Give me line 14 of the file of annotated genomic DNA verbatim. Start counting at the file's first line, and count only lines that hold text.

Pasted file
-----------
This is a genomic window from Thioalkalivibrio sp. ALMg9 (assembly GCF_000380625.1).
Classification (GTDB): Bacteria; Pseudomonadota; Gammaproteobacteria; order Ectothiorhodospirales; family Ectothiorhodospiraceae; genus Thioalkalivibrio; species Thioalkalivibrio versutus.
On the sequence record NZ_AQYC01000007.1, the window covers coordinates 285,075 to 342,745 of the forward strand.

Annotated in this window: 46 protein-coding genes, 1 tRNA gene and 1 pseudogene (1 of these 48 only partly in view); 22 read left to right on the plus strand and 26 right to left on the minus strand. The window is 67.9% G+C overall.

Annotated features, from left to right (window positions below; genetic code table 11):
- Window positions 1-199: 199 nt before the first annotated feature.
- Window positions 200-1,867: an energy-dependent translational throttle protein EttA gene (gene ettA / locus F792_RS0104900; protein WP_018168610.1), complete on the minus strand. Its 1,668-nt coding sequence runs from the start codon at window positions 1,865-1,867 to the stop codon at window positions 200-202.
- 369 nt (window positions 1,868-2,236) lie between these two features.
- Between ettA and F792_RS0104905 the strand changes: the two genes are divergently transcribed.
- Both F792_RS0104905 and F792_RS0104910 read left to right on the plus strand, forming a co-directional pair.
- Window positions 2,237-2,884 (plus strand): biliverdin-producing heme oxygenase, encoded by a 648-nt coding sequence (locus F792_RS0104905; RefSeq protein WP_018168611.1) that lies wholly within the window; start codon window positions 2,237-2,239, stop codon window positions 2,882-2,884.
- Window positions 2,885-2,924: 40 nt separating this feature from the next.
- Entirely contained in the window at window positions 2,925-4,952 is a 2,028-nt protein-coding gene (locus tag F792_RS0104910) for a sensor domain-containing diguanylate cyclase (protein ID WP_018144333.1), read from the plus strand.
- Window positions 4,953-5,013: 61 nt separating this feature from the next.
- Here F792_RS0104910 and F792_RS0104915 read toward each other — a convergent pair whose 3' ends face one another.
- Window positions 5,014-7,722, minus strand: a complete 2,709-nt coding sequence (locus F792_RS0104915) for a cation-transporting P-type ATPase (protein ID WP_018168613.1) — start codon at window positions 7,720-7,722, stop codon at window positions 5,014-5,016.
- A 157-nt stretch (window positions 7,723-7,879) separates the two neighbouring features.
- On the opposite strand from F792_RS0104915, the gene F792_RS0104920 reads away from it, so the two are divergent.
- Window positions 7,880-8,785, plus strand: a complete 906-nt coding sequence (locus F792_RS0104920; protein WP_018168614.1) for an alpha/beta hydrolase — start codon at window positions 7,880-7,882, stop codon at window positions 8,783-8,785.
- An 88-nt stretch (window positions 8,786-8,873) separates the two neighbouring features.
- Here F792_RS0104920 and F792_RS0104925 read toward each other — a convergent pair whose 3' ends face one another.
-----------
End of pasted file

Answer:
- Window positions 4,953-5,013: 61 nt separating this feature from the next.